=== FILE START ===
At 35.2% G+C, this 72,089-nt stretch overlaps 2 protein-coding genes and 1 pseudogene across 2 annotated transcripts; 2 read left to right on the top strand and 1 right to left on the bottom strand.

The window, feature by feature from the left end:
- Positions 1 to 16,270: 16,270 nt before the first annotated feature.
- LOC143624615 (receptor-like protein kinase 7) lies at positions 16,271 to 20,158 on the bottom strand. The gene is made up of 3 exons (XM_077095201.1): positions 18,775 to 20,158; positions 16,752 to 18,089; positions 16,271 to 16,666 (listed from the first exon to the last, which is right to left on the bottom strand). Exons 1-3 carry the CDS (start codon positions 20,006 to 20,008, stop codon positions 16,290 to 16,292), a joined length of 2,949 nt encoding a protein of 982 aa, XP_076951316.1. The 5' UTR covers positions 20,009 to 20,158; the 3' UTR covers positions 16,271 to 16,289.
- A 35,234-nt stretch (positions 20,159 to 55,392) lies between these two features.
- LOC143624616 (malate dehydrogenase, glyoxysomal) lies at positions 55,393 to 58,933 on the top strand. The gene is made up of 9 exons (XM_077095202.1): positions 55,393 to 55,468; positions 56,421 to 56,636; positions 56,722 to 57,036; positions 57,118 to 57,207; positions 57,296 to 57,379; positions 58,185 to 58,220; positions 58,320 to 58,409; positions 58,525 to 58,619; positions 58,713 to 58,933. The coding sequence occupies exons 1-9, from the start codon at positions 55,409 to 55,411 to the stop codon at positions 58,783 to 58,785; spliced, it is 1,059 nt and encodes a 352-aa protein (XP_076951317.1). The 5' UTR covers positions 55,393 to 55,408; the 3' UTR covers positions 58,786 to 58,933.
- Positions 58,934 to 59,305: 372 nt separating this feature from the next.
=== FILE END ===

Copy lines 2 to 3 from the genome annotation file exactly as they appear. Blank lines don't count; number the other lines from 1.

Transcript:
The window, feature by feature from the left end:
- Positions 1 to 16,270: 16,270 nt before the first annotated feature.